So, if you are Paul Martin, what to do, what to do? On the one hand, he has to pander to the Mini-Me Democrats in Canada, while at the same time condescend to the Real Republicans in Washington.
Fate tossed Martin a curving puff ball on Sunday morning when it was announced that American forces had captured Saddam Hussein. Canada of course is not among “the coalition of the willing,” but even as the sun was coming up and most Canadians were still in their beds, Martin made his first foray into international politics as leader by dashing off messages of congratulations to both President Bush and Tony Blair for bagging the former dictator.
It seemed like a no-brainer, but one wonders how these will be received by the citizens of those countries. Sure, Canada wasn’t willing to back you in the war, but now that the hated tyrant crawled out of a hole, alone, bewildered, and blinking like a sleepy vagrant, we’re with you all the way! Now, about those contracts for rebuilding Iraq…
Of course, Canadians remember that Martin supported Chretien’s decision not to join the coalition that invaded and occupied Iraq, but the American public, to judge by the headlines that had appeared on Friday, is blissfully unaware of that fact.
When Martin announced his new cabinet, he made sweeping changes, bringing in 22 fresh ministers and retaining only 16 from Chretien’s government. One person who kept his job was the foreign affairs minister, Bill Graham, who vigorously defended Canada’s decision not to go to war without the blessing of the U.N. The American public probably didn’t notice that either.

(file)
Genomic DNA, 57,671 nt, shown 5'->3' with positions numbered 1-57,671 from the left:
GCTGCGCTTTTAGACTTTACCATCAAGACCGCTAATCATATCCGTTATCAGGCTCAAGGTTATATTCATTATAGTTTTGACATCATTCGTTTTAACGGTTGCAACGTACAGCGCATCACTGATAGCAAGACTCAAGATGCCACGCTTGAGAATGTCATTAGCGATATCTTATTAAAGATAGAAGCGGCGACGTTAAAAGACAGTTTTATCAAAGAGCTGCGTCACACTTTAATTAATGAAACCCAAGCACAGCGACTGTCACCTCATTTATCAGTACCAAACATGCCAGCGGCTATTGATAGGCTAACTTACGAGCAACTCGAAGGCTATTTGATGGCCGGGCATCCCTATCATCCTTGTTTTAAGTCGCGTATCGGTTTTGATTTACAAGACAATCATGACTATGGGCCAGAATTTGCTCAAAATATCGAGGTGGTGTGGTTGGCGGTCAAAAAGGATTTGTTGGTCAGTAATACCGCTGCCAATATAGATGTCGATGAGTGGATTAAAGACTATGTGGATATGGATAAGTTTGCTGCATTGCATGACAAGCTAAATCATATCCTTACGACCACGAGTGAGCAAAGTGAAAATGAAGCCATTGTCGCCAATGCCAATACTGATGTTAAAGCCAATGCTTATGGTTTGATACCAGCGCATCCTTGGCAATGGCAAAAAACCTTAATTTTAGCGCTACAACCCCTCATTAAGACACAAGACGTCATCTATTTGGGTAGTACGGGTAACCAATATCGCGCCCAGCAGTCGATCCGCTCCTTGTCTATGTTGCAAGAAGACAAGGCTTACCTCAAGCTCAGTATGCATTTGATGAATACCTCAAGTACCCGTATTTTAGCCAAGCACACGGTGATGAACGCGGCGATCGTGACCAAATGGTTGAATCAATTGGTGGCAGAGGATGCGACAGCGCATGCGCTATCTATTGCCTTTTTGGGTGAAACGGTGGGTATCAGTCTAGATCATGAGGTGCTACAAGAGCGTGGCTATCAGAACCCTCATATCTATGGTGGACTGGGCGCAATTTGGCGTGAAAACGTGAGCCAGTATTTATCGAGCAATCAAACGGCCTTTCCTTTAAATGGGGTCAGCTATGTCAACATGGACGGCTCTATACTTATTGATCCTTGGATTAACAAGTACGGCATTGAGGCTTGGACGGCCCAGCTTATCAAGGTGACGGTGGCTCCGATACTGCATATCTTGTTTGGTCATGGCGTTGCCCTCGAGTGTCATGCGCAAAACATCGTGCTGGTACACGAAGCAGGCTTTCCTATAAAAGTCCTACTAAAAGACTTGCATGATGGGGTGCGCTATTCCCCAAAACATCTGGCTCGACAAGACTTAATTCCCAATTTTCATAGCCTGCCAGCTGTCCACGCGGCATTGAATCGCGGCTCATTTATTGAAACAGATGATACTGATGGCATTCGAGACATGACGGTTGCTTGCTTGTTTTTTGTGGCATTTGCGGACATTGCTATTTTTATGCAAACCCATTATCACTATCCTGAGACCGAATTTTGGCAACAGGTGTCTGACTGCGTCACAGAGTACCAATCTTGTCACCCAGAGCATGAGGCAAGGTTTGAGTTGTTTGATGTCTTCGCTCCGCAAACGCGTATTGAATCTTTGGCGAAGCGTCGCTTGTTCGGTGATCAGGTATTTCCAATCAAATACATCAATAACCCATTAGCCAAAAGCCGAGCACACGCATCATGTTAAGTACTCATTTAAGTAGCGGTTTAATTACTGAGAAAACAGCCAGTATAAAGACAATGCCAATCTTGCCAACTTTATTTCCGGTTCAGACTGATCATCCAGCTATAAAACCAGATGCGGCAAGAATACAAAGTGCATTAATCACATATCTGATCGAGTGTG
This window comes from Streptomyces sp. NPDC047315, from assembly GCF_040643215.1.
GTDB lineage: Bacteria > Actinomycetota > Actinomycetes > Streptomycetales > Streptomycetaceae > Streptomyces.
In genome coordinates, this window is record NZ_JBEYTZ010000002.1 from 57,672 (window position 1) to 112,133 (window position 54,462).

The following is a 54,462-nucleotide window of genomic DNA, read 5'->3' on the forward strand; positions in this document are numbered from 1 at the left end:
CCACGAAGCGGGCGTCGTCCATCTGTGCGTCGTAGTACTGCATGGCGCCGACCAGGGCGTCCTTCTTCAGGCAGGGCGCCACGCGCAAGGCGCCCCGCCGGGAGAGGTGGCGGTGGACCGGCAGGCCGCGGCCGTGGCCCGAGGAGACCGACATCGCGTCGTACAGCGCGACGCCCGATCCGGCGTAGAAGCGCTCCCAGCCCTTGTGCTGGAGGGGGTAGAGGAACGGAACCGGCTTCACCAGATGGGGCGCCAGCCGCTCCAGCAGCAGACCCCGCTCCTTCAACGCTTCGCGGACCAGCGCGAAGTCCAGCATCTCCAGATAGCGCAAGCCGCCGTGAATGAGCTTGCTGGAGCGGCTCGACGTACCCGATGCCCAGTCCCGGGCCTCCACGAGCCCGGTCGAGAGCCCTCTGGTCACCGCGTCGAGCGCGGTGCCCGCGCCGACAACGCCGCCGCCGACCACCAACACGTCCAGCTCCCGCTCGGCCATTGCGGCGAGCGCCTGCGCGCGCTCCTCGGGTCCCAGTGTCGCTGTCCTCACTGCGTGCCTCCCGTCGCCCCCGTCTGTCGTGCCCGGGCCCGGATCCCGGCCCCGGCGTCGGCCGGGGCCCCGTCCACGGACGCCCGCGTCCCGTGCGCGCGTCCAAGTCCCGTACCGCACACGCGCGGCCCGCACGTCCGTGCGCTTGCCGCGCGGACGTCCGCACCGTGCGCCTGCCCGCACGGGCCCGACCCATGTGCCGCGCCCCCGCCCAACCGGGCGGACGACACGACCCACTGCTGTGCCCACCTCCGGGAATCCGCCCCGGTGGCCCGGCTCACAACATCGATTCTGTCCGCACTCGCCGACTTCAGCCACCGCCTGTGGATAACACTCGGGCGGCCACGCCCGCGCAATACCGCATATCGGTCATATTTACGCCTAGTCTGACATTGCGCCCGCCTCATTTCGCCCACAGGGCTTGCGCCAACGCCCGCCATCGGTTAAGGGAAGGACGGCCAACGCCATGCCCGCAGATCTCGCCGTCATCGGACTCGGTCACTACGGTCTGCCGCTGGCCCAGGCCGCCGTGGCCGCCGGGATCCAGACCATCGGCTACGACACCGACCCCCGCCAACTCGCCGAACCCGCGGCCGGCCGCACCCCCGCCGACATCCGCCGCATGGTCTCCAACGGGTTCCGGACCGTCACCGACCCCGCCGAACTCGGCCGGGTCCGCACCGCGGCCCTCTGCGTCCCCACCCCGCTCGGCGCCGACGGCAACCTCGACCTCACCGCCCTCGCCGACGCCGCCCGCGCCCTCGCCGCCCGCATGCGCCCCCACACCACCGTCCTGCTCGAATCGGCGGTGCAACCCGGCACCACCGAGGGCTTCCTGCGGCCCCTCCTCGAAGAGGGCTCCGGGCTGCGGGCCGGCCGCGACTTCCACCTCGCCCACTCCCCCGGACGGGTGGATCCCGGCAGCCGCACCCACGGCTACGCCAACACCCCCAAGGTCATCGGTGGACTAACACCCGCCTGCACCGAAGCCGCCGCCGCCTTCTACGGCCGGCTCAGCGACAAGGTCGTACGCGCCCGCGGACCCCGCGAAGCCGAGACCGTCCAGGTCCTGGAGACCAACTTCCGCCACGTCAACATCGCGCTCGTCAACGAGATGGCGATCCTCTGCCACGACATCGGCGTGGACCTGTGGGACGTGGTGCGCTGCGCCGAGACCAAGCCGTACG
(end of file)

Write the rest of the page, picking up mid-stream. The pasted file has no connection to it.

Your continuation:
U.S. Ambassador to Canada Paul Cellucci probably did take note of the fact that Martin created a new portfolio, Public Safety and Emergency Preparedness, supposedly akin to the American Office for Homeland Security, and he may report that back to Washington. This may even make the papers somewhere in the States. What will certainly not be reported (because it is very dull) is that the person in charge of it, an intelligent woman name Ann McLellan, in her previous two portfolios (justice, health) made a lot of noise but accomplished very little.
To top it off, the new prime minister appointed one Scott Brison to assist him “in developing an integrated approach to Canada’s multi-dimensional relationship with the United States.” Mr. Brison was a sitting member of the newly created Conservative party (a merger of two older parties) only a week before Martin became prime minister. Some even considered him leadership material. Then to everyone’s shock and surprise he crossed the floor and joined the ruling Liberals, saying he had no desire to be a member of a “conservative debating club.” No doubt this local Jim Jeffords will put his stamp on the face of Canada’s relationship with the U.S. — whichever face that happens to be, on any given day.
It is true that what might seem inconsistent in one country might make perfect sense in another. There is nothing wrong with Canadian politicians doing what is right for Canada, even if American don’t understand it or approve. The problem is, many Canadians seem to have lost the ability to decide what is good for them…beyond the next American election, that is.